My own childhood was filled with Destiny's Child's music. 'The Writings on the Wall' album was a permanent fixture in the conversations I used to share with friends at school during 5th and 6th grade. At the ages of 10 and 11, I was learning assertiveness and not submissiveness, strength and not weakness and Kelly, Beyonce, Michelle, LaTavia and LeToya had plenty to do with this.

While there seems to be a lot of feminist backlash about the song being an inaccurate portrayal of the gender structure in society, I find the song favourable because as many of these types of songs, it is encouraging and empowering. Women may not occupy equal power positions as it is but with enough work, we could well be on our way to sharing equal footing. The debate is about whether empowering songs of this nature do more harm than good. I would have to argue that they play a positive role in fostering a healthy sense of self which is what most women and girls need anyway given the circumstances of being part of a marginalized group.

Girls running the world may not be the reality now but it sure as hell does not hurt to dream. When I listen to this song, I see images of all the powerful women I know who have made their mark. Though they have had to struggle and found themselves exploited at times, they have given as hard as they could give and that is an accomplishment in itself.

Africa Day Today

Well, I had no idea but kudos to "google" for making me aware!

Mama Africa, though your adversity is steep, you are still loved. How beautiful you are! How lovely your people.

Monday, May 23, 2011

Mah Dawgs at the Merridienne Cypha, elke Woensdag

Shout out to Jay-Tip, Green Pantha and that dude who sounds like that dude who isn't Q-Tip in a Tribe Called Quest.

Saturday, May 21, 2011

Silenced in Solitude: the sustenance of hegemony

This song strikes a deep chord that resonates in my mind, compelling all the thoughts that lurk in the shadows to elude their fear and bring themselves to light. Fear is a crippler, a useless emotion that I must rid myself of.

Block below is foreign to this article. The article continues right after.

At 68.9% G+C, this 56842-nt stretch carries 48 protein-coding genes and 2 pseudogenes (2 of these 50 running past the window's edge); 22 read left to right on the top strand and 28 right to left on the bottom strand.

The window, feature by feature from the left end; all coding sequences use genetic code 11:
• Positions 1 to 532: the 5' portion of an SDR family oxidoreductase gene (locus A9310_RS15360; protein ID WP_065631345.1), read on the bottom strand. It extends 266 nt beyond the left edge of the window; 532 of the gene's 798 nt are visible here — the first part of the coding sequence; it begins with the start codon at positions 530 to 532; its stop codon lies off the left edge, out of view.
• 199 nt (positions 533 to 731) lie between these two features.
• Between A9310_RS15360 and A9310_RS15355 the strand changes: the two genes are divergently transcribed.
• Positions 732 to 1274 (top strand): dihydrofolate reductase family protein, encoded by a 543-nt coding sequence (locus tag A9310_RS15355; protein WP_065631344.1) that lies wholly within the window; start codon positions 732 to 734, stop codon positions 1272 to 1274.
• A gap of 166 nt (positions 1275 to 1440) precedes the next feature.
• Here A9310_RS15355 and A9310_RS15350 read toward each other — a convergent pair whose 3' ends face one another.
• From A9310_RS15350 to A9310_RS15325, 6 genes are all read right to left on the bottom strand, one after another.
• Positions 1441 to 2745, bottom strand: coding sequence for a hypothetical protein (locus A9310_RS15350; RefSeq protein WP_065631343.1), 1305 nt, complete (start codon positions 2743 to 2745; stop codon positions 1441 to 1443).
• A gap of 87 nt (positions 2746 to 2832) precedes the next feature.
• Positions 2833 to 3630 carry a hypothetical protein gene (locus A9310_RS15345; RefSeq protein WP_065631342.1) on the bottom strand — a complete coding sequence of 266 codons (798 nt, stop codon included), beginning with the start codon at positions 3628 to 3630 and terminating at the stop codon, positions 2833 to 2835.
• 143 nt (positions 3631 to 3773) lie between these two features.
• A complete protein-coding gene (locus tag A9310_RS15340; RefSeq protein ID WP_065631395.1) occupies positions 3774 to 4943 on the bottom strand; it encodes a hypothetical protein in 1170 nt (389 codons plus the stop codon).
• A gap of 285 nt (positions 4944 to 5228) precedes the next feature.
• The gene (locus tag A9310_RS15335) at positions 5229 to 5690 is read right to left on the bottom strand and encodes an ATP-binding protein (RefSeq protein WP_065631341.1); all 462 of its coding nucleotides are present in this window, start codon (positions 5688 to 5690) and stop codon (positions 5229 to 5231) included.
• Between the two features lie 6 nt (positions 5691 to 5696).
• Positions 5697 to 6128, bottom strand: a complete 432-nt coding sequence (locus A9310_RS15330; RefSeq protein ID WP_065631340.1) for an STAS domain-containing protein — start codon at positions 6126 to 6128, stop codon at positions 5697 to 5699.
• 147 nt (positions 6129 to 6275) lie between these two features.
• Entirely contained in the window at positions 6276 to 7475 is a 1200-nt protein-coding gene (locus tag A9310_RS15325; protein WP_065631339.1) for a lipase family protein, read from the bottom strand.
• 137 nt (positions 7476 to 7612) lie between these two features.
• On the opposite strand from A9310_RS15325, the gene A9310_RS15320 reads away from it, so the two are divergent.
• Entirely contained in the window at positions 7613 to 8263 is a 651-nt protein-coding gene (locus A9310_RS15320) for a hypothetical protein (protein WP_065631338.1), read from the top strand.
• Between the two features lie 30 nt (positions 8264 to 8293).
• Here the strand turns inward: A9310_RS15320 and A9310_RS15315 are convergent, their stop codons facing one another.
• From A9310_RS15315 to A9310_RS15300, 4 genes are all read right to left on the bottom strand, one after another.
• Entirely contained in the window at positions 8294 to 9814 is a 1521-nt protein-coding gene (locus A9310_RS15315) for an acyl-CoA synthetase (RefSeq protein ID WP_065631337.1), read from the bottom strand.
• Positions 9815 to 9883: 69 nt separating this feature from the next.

Fear of speaking the unspoken and sometimes, just giving rude motherfuckers a solid piece of my mind sans profanity or anger but full of dignity and sensibility.

Again, I thank you Lupe.


I commend the photographer for making this desert-place look so cool! Ah, photography...what an art!

Beyonce Backlash: Trollers, How I Love Thee!

So all of a sudden, the 'Unspoken Word' came to life after I made that post about Beyonce. Since then I have:

1. Rejoiced about the fact that I have trolls. Wow, the 'Unpoken Word' finally has some real blogosphere action.

2. Responded to the individuals that do not get my drifted and posted serious-sounding comments about me being a hater.

3. Downloaded the song (yes, I'm a pirate...aaaaargh) and listened to it over at least 30 times.

4. Had my inner-Destiny's-child-loving girl self rejoice about the fact that Beyonce is singing real female empowerment songs again that are not overly sexualized like some of the work she has delivered as a solo artist.

5. Danced around to this song pumping hard through my earphones.

6. Loved the hell out of the song, how she incorporates a South African dance style in the song for all the world to see and appreciate.